Tuesday February 20, 2007
Hamerschlag Hall D-210
Carnegie Mellon University
While semiconductor scaling has steadily improved processor performance, scaling
trends in memory technology have favored improving density over access latency.
Because of this processor/memory performance gap—often called the memory wall—modern
server processors spend over half of execution time stalled on long-latency
memory accesses. To improve average memory response time for existing software,
architects must design mechanisms that issue memory requests earlier and with greater
parallelism. Commercial server applications present a particular challenge for
memory system design because their large footprints, complex access patterns, and
frequent chains of dependent misses are not amenable to existing approaches for
hiding memory latency. Despite their complexity, these applications nonetheless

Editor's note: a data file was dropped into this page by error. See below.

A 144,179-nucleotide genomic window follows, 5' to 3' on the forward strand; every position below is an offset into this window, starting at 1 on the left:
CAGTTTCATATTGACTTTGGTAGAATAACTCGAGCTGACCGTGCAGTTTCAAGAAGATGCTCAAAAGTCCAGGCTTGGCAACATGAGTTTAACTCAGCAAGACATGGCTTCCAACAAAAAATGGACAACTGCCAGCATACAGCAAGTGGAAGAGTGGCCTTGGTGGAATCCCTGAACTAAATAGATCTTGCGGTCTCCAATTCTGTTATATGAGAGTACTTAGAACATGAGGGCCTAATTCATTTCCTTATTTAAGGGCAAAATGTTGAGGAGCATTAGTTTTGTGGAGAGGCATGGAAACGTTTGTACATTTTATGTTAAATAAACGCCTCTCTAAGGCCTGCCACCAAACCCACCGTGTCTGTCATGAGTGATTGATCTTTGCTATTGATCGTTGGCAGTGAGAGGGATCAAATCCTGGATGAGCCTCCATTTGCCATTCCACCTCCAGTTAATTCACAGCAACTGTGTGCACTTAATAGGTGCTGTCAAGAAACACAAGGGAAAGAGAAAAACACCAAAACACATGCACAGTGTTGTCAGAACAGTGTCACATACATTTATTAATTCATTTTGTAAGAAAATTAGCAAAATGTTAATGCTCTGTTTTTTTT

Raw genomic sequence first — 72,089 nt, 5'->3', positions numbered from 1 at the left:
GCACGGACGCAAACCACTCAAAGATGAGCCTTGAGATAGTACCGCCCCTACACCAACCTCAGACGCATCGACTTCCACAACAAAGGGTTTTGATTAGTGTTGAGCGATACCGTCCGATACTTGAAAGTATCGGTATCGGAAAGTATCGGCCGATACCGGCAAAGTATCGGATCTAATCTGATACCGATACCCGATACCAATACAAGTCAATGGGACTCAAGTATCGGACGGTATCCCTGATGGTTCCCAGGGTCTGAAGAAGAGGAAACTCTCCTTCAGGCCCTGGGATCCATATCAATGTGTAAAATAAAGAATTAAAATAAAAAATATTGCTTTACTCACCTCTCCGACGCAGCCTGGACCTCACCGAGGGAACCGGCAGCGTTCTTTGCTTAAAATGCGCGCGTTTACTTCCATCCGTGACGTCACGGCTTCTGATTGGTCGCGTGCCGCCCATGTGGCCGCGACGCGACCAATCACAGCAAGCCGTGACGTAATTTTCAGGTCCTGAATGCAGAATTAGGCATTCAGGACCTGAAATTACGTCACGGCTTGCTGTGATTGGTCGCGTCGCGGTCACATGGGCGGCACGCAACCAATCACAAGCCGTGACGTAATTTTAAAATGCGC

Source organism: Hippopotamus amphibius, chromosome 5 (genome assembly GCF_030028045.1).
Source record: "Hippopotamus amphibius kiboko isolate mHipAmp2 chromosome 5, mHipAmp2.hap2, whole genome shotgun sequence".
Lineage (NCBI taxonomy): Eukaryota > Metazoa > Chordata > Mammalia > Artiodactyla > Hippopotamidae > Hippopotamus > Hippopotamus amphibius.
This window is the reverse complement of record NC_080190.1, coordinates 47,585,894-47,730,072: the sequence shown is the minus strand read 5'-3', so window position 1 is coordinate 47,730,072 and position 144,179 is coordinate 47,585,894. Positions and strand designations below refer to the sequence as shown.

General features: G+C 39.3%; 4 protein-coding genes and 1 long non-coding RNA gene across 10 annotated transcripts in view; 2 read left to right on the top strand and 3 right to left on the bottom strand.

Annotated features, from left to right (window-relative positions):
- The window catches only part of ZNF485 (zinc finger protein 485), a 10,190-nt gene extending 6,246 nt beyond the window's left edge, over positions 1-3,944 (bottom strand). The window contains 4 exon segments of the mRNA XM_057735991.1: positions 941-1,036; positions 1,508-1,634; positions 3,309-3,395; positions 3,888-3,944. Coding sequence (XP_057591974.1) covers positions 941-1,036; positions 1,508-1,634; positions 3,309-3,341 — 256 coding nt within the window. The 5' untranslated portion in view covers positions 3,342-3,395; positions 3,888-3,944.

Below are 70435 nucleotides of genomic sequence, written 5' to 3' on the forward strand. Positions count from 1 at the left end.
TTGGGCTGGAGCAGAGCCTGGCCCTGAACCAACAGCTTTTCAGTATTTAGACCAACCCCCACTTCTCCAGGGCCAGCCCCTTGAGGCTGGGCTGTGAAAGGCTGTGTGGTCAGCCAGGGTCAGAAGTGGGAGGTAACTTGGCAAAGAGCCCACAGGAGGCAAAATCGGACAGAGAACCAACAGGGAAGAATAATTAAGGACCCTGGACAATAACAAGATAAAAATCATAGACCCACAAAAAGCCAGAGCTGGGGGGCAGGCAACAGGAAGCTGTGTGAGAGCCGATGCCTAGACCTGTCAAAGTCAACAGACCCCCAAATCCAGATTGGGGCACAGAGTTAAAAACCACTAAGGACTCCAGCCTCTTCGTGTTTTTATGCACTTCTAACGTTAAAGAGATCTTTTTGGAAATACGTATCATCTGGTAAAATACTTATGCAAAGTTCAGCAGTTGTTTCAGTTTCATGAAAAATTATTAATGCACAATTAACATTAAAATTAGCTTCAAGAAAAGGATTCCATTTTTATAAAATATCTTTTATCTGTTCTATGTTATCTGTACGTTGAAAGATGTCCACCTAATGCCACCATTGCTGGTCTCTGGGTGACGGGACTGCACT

execute repetitive code sequences, which give rise to recurring access sequences—a
phenomenon I call temporal correlation. In this talk, I present Temporal Memory
Streaming, a memory system design paradigm where hardware mechanisms observe
repetitive access sequences at runtime and use recorded sequences to stream data from
memory in parallel and in advance of explicit requests.
Tom Wenisch is completing his Ph.D. in Electrical and Computer Engineering at
Carnegie Mellon University this spring, specializing in computer architecture.
Tom's current research includes memory streaming, multiprocessor memory system design
and computer system performance evaluation. His future research will focus on
multi-core/multiprocessor systems, with particular emphasis on improving system
programmability and debuggability.